Do you know how the world can divided up by blood types?
I think the same thing holds true in the eating community; people are either Vinegar Positive or Vinegar Negative. You are either in love with the flavor of vinegars — and usually all of them– or you are vinegar adverse, and you eat them only begrudgingly, and typically only when cloaked heavily with the flavor of oil tamping out most of the acidic notes (I have one friend who hates vinegar so much she only eats salads with creamy dressings).
Me, I’m crazy for vinegars, and at this very moment I have these in my arsenal: sherry, red wine (both plain and aged Chianti), white wine, tarragon white wine, lemon, balsamic, rice (both regular and seasoned for sushi making), raspberry, pomegranate and apple cider (above pic is just a partial roster).
I also aged 2 gallons of red wine vinegar and it’s sitting in my pantry (one infused with shallots, the other with herbs from my garden), strained and waiting for the next ten years or so of salads. Or Armageddon.
I am so crazy for vinegars that on occasion I even sip apple cider vinegar; I have read that just a couple tablespoons can do wondrous things for all kinds of ailments, and because I like that taste, I figure that a tiny bit every now and again can’t hurt. Heck, it might even go mano-a-mano with all the crazy stuff I throw in my body sometimes.
So when I went to Pok Pok a couple years back (for those not familiar, one of our most famous and esteemed restaurants that serves ground-breaking Thai food), I tried one of the cocktails they served there that featured a drinking vinegar. For the life of me I can’t remember what all it had in it (I have vague recollections of vodka and pineapple?) but it was delicious, and it had just the tiniest bit of tang to cut through the boozy haze. I loved it.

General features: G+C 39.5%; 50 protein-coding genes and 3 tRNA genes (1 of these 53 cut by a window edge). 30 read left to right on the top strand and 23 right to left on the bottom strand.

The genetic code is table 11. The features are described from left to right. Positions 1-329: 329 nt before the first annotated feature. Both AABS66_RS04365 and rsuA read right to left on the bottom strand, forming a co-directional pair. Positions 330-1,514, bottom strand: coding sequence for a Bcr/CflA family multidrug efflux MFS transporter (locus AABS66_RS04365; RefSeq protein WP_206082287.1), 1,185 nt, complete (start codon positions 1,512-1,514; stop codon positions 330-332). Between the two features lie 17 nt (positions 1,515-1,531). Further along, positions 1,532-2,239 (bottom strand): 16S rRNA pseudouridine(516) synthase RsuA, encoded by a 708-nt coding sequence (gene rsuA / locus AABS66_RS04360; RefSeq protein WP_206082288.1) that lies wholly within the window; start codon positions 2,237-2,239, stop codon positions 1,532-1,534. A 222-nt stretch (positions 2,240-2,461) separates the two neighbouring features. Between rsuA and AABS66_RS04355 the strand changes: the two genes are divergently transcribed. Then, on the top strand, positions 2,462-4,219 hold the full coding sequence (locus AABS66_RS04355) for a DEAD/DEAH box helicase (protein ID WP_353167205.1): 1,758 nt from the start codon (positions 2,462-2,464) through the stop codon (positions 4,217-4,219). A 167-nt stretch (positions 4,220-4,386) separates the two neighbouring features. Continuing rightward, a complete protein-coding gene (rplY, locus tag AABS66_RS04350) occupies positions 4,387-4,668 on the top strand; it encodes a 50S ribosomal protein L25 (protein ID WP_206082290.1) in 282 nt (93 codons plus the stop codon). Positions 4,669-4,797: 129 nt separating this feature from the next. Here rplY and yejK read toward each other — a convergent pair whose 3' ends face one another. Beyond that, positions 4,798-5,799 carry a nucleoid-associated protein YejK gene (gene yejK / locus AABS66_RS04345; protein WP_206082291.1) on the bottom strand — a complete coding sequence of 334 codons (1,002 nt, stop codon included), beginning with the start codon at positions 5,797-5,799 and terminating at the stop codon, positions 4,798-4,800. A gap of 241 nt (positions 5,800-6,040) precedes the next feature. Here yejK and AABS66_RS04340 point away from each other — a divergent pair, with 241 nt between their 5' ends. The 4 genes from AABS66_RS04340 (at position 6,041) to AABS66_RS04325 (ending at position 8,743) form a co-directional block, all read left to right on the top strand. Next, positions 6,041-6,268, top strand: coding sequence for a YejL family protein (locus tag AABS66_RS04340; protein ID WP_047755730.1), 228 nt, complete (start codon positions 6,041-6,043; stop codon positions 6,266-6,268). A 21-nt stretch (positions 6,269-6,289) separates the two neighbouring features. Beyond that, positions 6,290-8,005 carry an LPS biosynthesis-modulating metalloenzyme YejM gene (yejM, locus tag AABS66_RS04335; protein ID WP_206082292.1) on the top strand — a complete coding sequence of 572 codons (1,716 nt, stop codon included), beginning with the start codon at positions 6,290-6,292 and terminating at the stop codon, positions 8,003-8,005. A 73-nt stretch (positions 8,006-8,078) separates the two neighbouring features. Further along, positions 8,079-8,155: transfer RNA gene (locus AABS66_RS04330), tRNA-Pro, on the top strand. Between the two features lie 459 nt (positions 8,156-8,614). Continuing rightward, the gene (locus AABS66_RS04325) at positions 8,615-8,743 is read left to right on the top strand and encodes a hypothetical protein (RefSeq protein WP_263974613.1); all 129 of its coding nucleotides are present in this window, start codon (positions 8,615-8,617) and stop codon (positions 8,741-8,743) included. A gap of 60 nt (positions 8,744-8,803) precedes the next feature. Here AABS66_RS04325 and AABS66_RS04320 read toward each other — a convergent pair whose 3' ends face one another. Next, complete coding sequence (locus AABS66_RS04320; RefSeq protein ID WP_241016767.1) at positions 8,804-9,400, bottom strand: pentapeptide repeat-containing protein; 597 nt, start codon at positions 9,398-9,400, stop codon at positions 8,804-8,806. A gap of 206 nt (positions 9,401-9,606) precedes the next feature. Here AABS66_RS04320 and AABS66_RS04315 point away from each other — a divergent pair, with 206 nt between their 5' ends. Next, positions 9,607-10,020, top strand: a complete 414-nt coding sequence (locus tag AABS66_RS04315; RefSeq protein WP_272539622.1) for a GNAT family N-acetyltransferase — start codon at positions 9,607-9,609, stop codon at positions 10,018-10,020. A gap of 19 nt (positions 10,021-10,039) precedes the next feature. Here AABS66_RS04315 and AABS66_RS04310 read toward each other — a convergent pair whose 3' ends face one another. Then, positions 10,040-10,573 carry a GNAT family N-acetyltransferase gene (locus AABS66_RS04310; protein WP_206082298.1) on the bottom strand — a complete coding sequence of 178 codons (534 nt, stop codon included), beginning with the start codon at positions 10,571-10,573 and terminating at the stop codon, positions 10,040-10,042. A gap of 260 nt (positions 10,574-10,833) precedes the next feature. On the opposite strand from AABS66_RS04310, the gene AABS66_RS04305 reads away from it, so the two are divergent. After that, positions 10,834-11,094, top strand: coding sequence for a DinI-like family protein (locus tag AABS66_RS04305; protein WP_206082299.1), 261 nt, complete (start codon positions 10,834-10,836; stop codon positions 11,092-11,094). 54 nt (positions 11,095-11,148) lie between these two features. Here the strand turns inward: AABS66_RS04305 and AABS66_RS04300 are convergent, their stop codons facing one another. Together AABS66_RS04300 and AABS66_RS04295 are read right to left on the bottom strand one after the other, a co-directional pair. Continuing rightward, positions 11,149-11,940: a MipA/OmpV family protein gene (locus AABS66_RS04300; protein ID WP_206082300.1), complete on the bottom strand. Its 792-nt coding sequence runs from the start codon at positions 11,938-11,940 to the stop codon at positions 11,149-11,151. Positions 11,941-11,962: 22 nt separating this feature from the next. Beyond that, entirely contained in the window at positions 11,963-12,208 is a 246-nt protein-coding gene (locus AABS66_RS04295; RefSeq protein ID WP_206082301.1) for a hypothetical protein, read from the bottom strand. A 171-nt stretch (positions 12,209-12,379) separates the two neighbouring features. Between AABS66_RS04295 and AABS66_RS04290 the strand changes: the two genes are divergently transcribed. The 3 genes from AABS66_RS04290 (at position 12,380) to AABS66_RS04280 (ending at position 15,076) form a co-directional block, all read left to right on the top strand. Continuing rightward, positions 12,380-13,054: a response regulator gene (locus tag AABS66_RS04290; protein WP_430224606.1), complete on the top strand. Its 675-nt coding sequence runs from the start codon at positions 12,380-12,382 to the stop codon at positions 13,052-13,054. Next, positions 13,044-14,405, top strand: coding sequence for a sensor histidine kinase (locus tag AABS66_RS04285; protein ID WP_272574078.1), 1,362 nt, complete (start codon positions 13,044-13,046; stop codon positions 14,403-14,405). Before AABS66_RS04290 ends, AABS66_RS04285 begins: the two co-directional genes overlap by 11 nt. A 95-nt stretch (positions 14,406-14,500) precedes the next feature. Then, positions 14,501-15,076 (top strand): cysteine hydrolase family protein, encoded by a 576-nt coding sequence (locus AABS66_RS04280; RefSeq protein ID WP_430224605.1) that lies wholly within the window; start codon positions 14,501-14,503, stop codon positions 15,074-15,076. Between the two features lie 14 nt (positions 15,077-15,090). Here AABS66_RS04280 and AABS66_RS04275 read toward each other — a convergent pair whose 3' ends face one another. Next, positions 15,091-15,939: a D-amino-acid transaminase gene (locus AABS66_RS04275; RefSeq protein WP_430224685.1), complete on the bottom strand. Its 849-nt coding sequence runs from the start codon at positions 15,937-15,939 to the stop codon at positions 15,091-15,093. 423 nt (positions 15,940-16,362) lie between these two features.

Now that the restaurant sells these drinking vinegars retail around town, I couldn’t help but pick up a few — one last year, a couple for a friend’s birthday last month, and another one for me last week. I haven’t yet figured out the best way to dabble with them in the cocktail world, but I love a tablespoon drizzled into sparkling water or club soda. It’s just enough to awaken my palate and keep me intrigued enough to keep drinking water (always a struggle to get those eight cups a day down).
Next up I think I will play around them; as they are sweetened slightly, they might be good in small amounts in a marinade or as a vinaigrette booster. Having tried the Thai basil, I can imagine it would work really well with chicken; I like the idea of this vinegar and garlicky oil infusing the meat, giving it a quick grill and then serving it with rice noodles and pickled cucumber (and then eating so much that I have to lie down).
Even the bottle makes me smile. It reminds me of food packaging I saw in Bangkok — bright, crazy graphics and beautiful fonts of mysterious letters. Doesn’t it just look like it might be the start of something interesting?
Change starts with me. I guess it’s time to get out that bottle of bourbon and get mixing.